EORTC trial 24954 set out to compare two treatment schemes for patients with respectable hypopharyngeal and laryngeal cancers, and the results published in Cancer show that there is a trend towards worse HRQOL scores in patients receiving alternating chemoradiotherapy (alternating arm) as opposed to those given sequential induction chemotherapy and radiotherapy (sequential arm). However, very few differences reached the level of statistical significance, and most patients' HRQOL scores returned to baseline once treatment was completed.
NIH/National Cancer Institute, Fonds Cancer/FOCA, Belgium

Contact: John Bean
European Organisation for Research and Treatment of Cancer

Public Release: 20-Nov-2013
Insomnia linked to mortality risk
Insomnia, the most common sleep disorder, affects up to one-third of the population in the United States. In new findings, researchers from Brigham and Women's Hospital have found that some insomnia symptoms are associated with an increased risk of mortality in men. These findings are published online in Circulation and will appear in an upcoming print issue.
NIH/National Institute of Neurological Disorders and Stroke, NIH/National Cancer Institute, NIH/TREC

Contact: Lori J Schroth
Brigham and Women's Hospital

Public Release: 20-Nov-2013
Physical Review Letters
IUPUI study: Finding Occam's razor in an era of information overload
How to predict actions and reactions of things invisible to human eye? New study led by physicist Steve Presse, Ph.D., of the School of Science at Indiana University-Purdue University Indianapolis, shows that there may be a preferred strategy for selecting mathematical models with the greatest predictive power. Picking the best model is about sticking to the simplest line of reasoning, according to Presse. His paper explaining his theory is published online this month in Physical Review Letters.
IUPU/School of Science, NIH/National Institute of General Medical Studies

Contact: Cindy Fox Aisen
Indiana University-Purdue University Indianapolis School of Science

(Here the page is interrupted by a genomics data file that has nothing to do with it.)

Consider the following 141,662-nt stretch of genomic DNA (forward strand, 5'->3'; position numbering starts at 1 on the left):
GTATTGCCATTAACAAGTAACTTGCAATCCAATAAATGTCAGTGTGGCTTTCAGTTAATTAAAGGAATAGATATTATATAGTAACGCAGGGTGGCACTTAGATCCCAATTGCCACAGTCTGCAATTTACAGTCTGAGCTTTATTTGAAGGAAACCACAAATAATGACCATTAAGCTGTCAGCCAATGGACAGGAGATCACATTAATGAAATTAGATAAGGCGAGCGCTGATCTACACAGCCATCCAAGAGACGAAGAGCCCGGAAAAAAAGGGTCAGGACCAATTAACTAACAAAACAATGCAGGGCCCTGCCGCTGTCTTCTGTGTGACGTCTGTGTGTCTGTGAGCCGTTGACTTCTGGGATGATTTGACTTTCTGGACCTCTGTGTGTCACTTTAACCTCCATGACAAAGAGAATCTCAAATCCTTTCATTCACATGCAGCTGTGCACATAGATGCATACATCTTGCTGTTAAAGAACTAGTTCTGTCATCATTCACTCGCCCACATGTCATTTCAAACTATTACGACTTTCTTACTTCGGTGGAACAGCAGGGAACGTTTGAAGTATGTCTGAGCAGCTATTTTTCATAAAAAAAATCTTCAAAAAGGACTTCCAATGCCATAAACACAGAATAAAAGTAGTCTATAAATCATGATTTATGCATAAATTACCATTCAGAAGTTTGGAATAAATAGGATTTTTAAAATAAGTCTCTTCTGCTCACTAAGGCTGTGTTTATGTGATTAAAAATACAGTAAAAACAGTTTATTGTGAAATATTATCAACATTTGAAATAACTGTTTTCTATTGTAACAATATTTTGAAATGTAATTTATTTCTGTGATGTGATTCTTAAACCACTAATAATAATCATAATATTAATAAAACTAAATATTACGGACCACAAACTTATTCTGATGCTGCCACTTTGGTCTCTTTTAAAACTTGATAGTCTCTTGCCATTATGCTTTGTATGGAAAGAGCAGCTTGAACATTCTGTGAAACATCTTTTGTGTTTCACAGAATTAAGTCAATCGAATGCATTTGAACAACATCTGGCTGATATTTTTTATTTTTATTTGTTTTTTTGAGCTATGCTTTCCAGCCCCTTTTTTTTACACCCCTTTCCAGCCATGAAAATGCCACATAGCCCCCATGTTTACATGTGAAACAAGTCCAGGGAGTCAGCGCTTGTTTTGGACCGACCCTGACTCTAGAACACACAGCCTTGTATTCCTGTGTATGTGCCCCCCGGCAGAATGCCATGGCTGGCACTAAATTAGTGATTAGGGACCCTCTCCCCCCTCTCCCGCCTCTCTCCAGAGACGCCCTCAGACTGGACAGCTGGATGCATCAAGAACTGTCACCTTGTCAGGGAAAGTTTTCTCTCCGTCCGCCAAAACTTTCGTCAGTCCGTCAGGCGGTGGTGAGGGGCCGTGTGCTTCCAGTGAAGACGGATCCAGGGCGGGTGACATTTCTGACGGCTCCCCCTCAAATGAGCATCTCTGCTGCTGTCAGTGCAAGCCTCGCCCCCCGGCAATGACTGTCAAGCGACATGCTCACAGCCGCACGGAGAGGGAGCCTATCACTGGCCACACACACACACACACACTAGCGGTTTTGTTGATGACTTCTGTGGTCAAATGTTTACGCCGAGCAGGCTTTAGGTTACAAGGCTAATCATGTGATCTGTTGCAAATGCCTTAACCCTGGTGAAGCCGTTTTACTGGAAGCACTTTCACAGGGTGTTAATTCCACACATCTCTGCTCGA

Public Release: 20-Nov-2013
Blood vessel tangles in brain best left alone, study suggests
Patients with a condition that causes blood vessels in the brain to form an abnormal tangle could be helped by the findings of new research.
NIH/National Institute of Neurological Disorders and Stroke

Contact: Eleanor Cowie
University of Edinburgh

Public Release: 20-Nov-2013
Focusing on faces
Difficulties in social interaction are considered to be one of the behavioral hallmarks of autism spectrum disorders. Previous studies have shown differences in how the brains of autistic individuals process sensory information about faces. Now, a team led Caltech neuroscientist Ralph Adolphs has made the first recordings of the firings of single neurons in the brains of autistic individuals, and has found specific neurons that show reduced processing of the eye region of faces.
Simons Foundation, Moore Foundation, Cedars-Sinai Medical Center, Autism Speaks, NIH/National Institute of Mental Health

Contact: Deborah Williams-Hedges
California Institute of Technology

Public Release: 20-Nov-2013
Science Translational Medicine
Tiny antisense molecules increase 'good cholesterol' levels in obese primates
A strategy developed by Massachusetts General Hospital-based investigators to increase levels of beneficial high-density lipoprotein (HDL) has been shown for the first time to be effective in non-human primates. The approach uses tiny antisense sequences to block the action of microRNAs that would otherwise inhibit a protein required for generation of HDL, the "good cholesterol" that helps remove harmful lipids from the body.
National Institutes of Health

Contact: Sue McGreevey
Massachusetts General Hospital

Public Release: 20-Nov-2013